Rev angel Kyodo williams says, “Meditation is not the primary practice for most Buddhists in the world. The thick number of people who practise meditation would be here in the States and in the UK. I think it’s not an accident that white convert sanghas are putting such a strong emphasis on non-relational ways of developing their sanghas.” We can pick any form of practice. The purpose remains the same: to learn humility, to recognise interconnectedness, to alleviate suffering. This is my current understanding.
I believe that it is difficult to learn about impermanence without examining interconnectedness. If we do not recognise that the self exists only in relation to the other and not as an independent entity, we end up believing that we do not need others. That attitude is a breeding ground for arrogance and violence. Cultivating the awareness that we are impermanent helps us loosen our grip on the labels we identify with. I have been asking myself these questions: Why do I say that my preferred pronouns are ‘he’ and ‘they’? Does this indicate a shift from male-identified to non-binary in some way that I need others to understand? What if someone wants to address me as ‘she’? Can I accept all pronouns if I see the chosen pronoun as merely an indicator of someone’s perception of me? Why do I need to obsess about how they perceive me?
A book that has become a dependable friend of mine and has helped me think through these questions is Zenju Earthlyn Manuel’s The Way of Tenderness: Awakening Through Race, Sexuality and Gender (2015). The author is a lesbian Black woman ordained as a Zen Buddhist priest. She says, “Hatred remains potent whether directed at a construct, an illusion, or at the reality of others. Therefore, identity should not be dismissed in our efforts towards spiritual awakening. On the contrary, identity is to be explored on the path of awakening.” She discourages spiritual bypassing, and urges us to acknowledge that we are embodied creatures.
How will the teachings be relevant to us in the here and now if we do not engage honestly with our own lived experience? We are not being asked to fetishise our pain, and wallow in victimhood. She says, “We can allow that which we have suffered to be a moment of our lives but not our whole lives...Our experiences of rage and well-being exist alongside each other. On the path of awakening we attend to both.” This insight comes from having worked with her own fear of whiteness and from telling herself: “I was not willing to act as a barometer for oppression while others walked away with the teachings.”
Both these books acknowledge their debt to a Black feminist author whose work I absolutely love. Her given name is Gloria Watkins but she prefers to be addressed as bell hooks (spelled in lowercase). Reading her book Teaching to Transgress: Education as the Practice of Freedom (1994) made me realise that spiritual practice and social justice work could nourish each other. We do not need to abandon one in order to pursue the other. She introduced me to Vietnamese Buddhist monk Thich Nhat Hanh’s philosophy of Engaged Buddhism, which applies dharma teachings to issues of social, environmental and political injustice.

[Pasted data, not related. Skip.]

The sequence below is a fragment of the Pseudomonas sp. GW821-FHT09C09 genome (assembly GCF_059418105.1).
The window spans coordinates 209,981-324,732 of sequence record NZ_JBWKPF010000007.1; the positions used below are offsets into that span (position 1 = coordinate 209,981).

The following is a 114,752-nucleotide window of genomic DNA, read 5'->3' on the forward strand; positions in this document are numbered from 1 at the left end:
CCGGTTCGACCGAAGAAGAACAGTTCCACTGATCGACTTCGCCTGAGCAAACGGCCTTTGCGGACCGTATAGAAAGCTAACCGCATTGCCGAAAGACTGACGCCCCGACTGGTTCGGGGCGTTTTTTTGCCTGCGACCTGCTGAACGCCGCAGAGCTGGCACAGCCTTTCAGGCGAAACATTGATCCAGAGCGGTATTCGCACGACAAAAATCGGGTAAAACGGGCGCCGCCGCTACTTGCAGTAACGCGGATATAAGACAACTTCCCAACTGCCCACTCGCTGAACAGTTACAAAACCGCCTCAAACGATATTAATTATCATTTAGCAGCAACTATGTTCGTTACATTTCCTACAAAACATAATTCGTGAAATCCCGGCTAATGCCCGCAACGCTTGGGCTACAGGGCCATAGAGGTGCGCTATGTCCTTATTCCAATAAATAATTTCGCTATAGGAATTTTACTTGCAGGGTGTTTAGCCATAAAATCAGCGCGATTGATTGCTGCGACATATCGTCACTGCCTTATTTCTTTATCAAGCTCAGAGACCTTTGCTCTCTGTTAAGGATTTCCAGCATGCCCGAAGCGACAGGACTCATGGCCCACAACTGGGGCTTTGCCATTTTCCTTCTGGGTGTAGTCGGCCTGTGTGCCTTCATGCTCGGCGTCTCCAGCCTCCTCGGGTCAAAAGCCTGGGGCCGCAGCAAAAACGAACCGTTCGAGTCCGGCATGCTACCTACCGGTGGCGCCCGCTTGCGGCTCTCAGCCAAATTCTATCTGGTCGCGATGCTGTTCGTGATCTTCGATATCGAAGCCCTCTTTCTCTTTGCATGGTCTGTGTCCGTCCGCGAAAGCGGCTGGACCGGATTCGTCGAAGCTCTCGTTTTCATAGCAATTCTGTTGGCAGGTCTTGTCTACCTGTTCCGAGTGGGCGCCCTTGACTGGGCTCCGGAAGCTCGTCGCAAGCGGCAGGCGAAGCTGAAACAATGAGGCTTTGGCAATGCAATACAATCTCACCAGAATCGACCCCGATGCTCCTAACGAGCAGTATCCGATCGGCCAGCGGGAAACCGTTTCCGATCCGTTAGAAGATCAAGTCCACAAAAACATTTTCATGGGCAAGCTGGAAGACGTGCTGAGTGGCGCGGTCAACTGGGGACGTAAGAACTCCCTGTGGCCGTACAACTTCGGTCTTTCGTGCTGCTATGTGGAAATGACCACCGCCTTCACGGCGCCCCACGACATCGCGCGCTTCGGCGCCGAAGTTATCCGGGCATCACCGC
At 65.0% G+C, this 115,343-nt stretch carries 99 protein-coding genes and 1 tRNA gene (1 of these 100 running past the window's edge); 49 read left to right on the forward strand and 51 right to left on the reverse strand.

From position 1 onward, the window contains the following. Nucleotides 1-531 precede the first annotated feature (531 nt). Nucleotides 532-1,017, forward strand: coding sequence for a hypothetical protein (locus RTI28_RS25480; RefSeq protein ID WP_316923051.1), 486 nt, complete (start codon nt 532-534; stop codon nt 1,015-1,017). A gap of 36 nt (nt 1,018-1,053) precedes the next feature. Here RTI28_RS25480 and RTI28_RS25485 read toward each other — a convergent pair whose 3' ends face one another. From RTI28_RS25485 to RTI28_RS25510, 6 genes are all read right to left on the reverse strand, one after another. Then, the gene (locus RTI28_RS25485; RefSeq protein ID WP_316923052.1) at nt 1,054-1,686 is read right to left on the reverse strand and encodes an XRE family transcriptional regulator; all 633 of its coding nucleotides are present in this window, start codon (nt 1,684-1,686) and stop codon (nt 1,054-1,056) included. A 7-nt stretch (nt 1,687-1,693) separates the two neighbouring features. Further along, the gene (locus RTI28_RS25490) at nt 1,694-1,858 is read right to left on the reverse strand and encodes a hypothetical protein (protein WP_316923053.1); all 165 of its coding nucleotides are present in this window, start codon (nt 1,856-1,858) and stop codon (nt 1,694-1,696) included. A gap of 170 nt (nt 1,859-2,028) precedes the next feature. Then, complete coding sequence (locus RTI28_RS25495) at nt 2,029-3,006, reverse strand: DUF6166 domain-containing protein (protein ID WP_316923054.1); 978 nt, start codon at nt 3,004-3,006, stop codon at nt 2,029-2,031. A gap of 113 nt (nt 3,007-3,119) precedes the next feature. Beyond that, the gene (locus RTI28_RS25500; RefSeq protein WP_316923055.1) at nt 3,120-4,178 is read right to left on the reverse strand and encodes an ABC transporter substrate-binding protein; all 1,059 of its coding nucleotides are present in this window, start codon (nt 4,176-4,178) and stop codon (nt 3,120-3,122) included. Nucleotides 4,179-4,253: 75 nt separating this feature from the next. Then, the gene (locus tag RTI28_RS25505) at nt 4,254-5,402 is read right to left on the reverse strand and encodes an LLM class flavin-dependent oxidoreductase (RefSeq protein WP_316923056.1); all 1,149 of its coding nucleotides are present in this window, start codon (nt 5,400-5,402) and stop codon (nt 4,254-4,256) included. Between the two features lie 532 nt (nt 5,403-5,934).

I admire the fact that bell hooks, unlike many other academics, is unafraid to talk about spirituality and love. I recently finished reading her classic All About Love: New Visions (2000). In this book, she investigates how the “imperialist white supremacist capitalist patriarchy” stands in the way of love, by using examples from her own childhood and adult relationships with men. She clarifies that, for her, affection is only one ingredient of love. The others are care, commitment, knowledge, responsibility, respect and trust. She lists these to emphasise the point that love and abuse cannot coexist.
“For most folks it is just too threatening to embrace a definition of love that would no longer enable us to see love as present in our families. Too many of us need to cling to a notion of love that either makes abuse acceptable or at least makes it seem that whatever happened was not that bad,” she writes. This observation comes from her own family of origin, where “aggressive shaming and verbal humiliation coexisted with lots of affection and care.”
Confused by this seeming dichotomy, hooks struggled to accept that her family was ‘dysfunctional’—a term that would have meant she was disparaging of her parents, and not proud of anything she shared with her siblings. Therapy helped her work through these contradictions that seemed challenging to reconcile, and she was able to view the term ‘dysfunctional’ as simply “a useful description and not as an absolute negative judgement.” This is such a mature approach, especially at a time when it has become fashionable to call others ‘toxic’ at the drop of a hat.
It was in her mid-20s that hooks first learnt to understand love “as the will to extend one’s self for the purpose of nurturing one’s own or another’s spiritual growth”—a definition she picked from M Scott Peck’s book The Road Less Travelled (1978) when she began to see value in appreciating love as an act of will determined by intention, choice and action. She did not want to "stay stuck in simply describing, telling one’s story over and over again, which can be a way of holding on to grief about the past or holding on to a narrative that places blame on others". That is when self-love became a priority.
Loving herself does not mean hating men, White people, her family or her childhood church. She speaks of the trauma they have caused her but there is no thirst for revenge in her words.
“We cannot know love if we remain unable to surrender our attachment to power, if any feeling of vulnerability strikes terror in our hearts.” bell hooks maintains a daily practice of prayer, has multiple images of the Buddha in her house, and devours books by Buddhist teachers such as Pema Chodron, Sharon Salzberg, and Jack Kornfield. This helps her heal. I hope we get to hang out sometime, share a meal, chant, meditate together.
Chintan Girish Modi is a writer-researcher working at the intersection of peace education, gender equality and queer rights